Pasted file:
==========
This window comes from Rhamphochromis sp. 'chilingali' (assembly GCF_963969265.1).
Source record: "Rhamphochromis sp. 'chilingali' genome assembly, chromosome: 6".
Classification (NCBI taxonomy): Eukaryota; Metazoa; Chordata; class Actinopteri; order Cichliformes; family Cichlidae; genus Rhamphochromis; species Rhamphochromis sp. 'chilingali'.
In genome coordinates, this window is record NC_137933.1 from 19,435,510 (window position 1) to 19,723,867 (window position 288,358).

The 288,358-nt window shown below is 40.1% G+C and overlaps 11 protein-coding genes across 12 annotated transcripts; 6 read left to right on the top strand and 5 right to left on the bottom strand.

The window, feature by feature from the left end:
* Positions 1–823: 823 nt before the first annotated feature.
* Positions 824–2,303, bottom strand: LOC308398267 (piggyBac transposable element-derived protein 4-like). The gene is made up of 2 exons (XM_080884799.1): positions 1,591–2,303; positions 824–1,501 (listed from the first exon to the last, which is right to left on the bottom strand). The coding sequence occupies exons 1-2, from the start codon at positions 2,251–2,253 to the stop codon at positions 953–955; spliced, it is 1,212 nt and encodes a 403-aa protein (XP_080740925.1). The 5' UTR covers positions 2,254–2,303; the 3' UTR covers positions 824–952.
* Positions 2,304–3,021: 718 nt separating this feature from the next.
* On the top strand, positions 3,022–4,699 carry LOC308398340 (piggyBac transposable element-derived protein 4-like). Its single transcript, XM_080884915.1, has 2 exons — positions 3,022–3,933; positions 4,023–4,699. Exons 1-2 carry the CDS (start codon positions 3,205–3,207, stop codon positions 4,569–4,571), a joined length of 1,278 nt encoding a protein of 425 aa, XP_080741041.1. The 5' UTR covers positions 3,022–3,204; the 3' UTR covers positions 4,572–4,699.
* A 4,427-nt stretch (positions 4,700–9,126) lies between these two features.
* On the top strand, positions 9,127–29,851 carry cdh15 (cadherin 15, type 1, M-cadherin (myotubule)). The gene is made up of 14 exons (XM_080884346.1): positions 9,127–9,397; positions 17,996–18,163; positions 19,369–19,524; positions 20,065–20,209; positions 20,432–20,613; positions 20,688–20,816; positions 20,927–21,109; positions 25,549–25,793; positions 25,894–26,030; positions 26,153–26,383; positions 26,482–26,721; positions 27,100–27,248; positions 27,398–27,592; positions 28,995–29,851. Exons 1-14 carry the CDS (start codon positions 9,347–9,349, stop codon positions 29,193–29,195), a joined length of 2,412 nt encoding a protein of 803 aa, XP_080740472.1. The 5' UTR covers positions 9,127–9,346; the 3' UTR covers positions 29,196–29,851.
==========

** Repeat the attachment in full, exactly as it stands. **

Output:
This window comes from Rhamphochromis sp. 'chilingali' (assembly GCF_963969265.1).
Source record: "Rhamphochromis sp. 'chilingali' genome assembly, chromosome: 6".
Classification (NCBI taxonomy): Eukaryota; Metazoa; Chordata; class Actinopteri; order Cichliformes; family Cichlidae; genus Rhamphochromis; species Rhamphochromis sp. 'chilingali'.
In genome coordinates, this window is record NC_137933.1 from 19,435,510 (window position 1) to 19,723,867 (window position 288,358).

The 288,358-nt window shown below is 40.1% G+C and overlaps 11 protein-coding genes across 12 annotated transcripts; 6 read left to right on the top strand and 5 right to left on the bottom strand.

The window, feature by feature from the left end:
* Positions 1–823: 823 nt before the first annotated feature.
* Positions 824–2,303, bottom strand: LOC308398267 (piggyBac transposable element-derived protein 4-like). The gene is made up of 2 exons (XM_080884799.1): positions 1,591–2,303; positions 824–1,501 (listed from the first exon to the last, which is right to left on the bottom strand). The coding sequence occupies exons 1-2, from the start codon at positions 2,251–2,253 to the stop codon at positions 953–955; spliced, it is 1,212 nt and encodes a 403-aa protein (XP_080740925.1). The 5' UTR covers positions 2,254–2,303; the 3' UTR covers positions 824–952.
* Positions 2,304–3,021: 718 nt separating this feature from the next.
* On the top strand, positions 3,022–4,699 carry LOC308398340 (piggyBac transposable element-derived protein 4-like). Its single transcript, XM_080884915.1, has 2 exons — positions 3,022–3,933; positions 4,023–4,699. Exons 1-2 carry the CDS (start codon positions 3,205–3,207, stop codon positions 4,569–4,571), a joined length of 1,278 nt encoding a protein of 425 aa, XP_080741041.1. The 5' UTR covers positions 3,022–3,204; the 3' UTR covers positions 4,572–4,699.
* A 4,427-nt stretch (positions 4,700–9,126) lies between these two features.
* On the top strand, positions 9,127–29,851 carry cdh15 (cadherin 15, type 1, M-cadherin (myotubule)). The gene is made up of 14 exons (XM_080884346.1): positions 9,127–9,397; positions 17,996–18,163; positions 19,369–19,524; positions 20,065–20,209; positions 20,432–20,613; positions 20,688–20,816; positions 20,927–21,109; positions 25,549–25,793; positions 25,894–26,030; positions 26,153–26,383; positions 26,482–26,721; positions 27,100–27,248; positions 27,398–27,592; positions 28,995–29,851. Exons 1-14 carry the CDS (start codon positions 9,347–9,349, stop codon positions 29,193–29,195), a joined length of 2,412 nt encoding a protein of 803 aa, XP_080740472.1. The 5' UTR covers positions 9,127–9,346; the 3' UTR covers positions 29,196–29,851.